Spring Statement Overview

March 7, 2024


You can view and download a full overview of the Spring Statement here.

Further comment from Anthony Andreasen, director Director of Tax, is below –

“In a climate where the North East and wider UK economy is continuing to battle against significant headwinds, the Chancellor’s lengthy speech provided some encouragement for regional businesses, but may well have left many others wanting more.

“The increase of the VAT registration threshold from £85,000 to £90,000 will make a difference to some small businesses and self-employed people. It may encourage customers to make new or additional investment with them, but it does not go as far as some had called for and does not fully balance the impact of this threshold having been static for the last seven years.

“The much-trailed reduction in National Insurance contributions for individuals and the self-employed is balanced by the continuing freeze in personal allowances. With the rate of inflation still well ahead of the Bank of England’s two per cent target, many people are still likely to paying out at least as much as they’re getting back.

“The four per cent reduction in the higher rate of capital gains tax paid on profits from selling residential property may provide some new momentum to a market that has recently been lacking in confidence, while the changes in the child benefit earnings threshold will have a direct impact on the amount of money coming into a significant proportion of households.

“The abolition of the tax reliefs currently available on costs incurred furnishing holiday lets will have a direct impact on the many people who rent out second homes in the region. It may encourage some of them, as seems at least partly the Chancellor’s aim, to make their homes available for long-term rental instead, which will help the supply of rental property in popular holiday destinations.

“With the renewables sector becoming an increasingly important part of the North East economy, the commitment of an additional £120m to the Green Industries Growth Accelerator scheme, which will help to build supply chains for new technologies, will be very much welcomed by many regional firms.

“The commitment to full expensing on leased assets has the potential to make a difference to business finances, but with no timeline given on its introduction, this won’t be realised in the short term.”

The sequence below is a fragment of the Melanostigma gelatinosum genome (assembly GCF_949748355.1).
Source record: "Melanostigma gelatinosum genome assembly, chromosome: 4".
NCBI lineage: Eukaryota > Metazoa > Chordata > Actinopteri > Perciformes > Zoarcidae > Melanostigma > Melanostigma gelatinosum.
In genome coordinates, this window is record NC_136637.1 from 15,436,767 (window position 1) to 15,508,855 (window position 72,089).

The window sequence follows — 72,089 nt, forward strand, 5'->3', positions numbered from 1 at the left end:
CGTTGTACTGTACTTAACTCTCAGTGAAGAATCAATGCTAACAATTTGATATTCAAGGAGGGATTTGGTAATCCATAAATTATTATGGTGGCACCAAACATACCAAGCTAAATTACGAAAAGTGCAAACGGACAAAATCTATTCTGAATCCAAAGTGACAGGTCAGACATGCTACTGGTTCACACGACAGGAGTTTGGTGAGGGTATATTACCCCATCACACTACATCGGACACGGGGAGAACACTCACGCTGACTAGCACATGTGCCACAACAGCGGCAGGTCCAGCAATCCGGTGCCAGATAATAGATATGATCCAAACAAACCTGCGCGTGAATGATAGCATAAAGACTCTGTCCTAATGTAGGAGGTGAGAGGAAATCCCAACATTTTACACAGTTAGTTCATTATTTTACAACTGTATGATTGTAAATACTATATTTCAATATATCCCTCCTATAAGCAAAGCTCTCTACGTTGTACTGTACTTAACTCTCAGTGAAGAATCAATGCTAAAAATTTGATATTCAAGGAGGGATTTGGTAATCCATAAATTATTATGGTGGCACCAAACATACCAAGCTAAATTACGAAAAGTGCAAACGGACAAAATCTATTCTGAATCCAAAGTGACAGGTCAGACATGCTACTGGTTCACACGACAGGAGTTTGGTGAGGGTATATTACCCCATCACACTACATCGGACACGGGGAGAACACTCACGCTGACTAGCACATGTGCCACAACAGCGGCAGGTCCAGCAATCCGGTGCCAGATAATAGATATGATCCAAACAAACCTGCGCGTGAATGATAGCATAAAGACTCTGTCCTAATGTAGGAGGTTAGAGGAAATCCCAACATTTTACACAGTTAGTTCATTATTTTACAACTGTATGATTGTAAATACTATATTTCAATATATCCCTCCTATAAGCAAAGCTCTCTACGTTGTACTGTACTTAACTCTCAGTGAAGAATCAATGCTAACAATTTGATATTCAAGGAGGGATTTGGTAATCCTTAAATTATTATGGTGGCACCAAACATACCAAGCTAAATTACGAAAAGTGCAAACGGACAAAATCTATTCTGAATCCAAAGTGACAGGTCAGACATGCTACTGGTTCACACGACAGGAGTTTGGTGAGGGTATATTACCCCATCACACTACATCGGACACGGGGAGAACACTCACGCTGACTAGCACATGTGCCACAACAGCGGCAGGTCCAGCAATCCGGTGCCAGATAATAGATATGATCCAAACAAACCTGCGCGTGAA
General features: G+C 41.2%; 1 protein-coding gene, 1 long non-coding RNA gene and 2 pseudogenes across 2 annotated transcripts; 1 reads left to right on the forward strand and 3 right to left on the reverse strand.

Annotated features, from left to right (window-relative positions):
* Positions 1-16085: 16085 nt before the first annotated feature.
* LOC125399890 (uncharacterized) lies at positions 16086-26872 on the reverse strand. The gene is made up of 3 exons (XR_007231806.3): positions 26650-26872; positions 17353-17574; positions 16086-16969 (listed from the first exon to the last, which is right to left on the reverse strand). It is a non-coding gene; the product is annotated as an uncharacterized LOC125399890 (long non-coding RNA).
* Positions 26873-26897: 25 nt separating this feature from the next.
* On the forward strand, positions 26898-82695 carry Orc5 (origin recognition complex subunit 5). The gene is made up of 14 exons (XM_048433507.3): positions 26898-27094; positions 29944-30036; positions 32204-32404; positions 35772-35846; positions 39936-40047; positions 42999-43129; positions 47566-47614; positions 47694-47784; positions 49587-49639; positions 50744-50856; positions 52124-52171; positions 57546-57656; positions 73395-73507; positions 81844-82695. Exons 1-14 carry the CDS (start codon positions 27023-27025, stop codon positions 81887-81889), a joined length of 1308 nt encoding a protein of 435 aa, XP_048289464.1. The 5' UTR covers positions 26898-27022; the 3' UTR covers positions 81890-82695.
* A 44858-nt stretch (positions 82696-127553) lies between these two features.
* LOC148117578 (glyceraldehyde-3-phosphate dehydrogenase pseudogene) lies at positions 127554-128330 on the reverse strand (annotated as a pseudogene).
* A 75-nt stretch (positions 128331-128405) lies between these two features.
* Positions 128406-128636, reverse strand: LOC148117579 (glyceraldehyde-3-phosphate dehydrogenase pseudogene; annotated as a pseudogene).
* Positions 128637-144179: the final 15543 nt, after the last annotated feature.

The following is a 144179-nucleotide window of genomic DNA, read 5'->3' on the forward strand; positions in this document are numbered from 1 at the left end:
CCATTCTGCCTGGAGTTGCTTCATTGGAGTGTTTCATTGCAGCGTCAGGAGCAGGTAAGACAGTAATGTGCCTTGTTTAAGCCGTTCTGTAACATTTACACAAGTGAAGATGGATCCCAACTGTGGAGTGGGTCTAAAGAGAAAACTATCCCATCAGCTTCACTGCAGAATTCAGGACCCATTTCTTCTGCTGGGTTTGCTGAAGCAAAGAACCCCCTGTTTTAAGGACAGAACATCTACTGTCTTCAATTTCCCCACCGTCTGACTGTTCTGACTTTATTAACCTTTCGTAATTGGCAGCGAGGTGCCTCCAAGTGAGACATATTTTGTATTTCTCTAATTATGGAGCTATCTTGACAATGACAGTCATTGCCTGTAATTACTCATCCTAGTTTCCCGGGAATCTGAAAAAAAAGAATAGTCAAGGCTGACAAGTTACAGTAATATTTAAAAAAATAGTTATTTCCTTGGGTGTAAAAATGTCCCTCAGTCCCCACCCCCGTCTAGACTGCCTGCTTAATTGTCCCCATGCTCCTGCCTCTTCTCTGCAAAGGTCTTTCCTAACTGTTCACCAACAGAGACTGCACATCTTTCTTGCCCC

Notable headlines –

National Insurance cuts for employees

  • The main rate of Class 1 employee NICs will be reduced by 2p from 10% to 8% from 6 April 2024. This is in addition to the 2p cut announced at Autumn Statement 2023 with effect from 6 January 2024.

National Insurance cuts for self-employed

  • The main rate of Class 4 NICs, paid by self-employed earners, will be reduced by 3p from 9% to 6% from 6 April 2024. This replaces the cut to 8% announced at Autumn Statement 2023.
  • The government will launch a consultation later this year to deliver its commitment to fully abolish Class 2 National Insurance. This follows the announcement at Autumn Statement 2023 that from April 2024 no self-employed person will be required to pay Class 2, whilst those who pay voluntarily will continue to be able to do so to build entitlement to contributory benefits.

High income child benefit charge.

  • The government will raise the threshold for the High Income Child Benefit Charge from £50,000 to £60,000 from 6 April 2024, and there will be a tapered charge between £60,000 and £80,000. The government will also consult on moving to a household based system rather than one based on individual incomes from April 2026.

Non-domiciled individuals

  • From April 2025 the government will abolish the current tax regime for non-UK domiciled individuals and replace it with a residence-based regime.
  • Under the new regime, anyone who has been tax resident in the UK for more than four years will pay UK tax on their foreign income and gains, regardless of their domicile status, with a four-year relief for new arrivals (provided they have been non-tax resident for the last ten years).

Capital gains tax

  • The government will reduce the higher rate of Capital Gains Tax on residential properties from 28% to 24% from 6 April 2024. The lower rate will remain at 18% for any gains that fall within an individual’s basic rate band.

Furnished holiday lettings

  • The government abolished the Furnished Holiday Lettings tax regime from 6 April 2025.

If you have any questions or concerns about the impact of the above on your business, or are seeking other help for your business, please do not hesitate to get in touch.


Our key focus is outstanding client service. We are always on the look out for high quality team members in the following areas…

If you would like to be part of a progressive, growing practice please upload your CV here.

  • Accepted file types: pdf, doc, png.
  • This field is for validation purposes and should be left unchanged.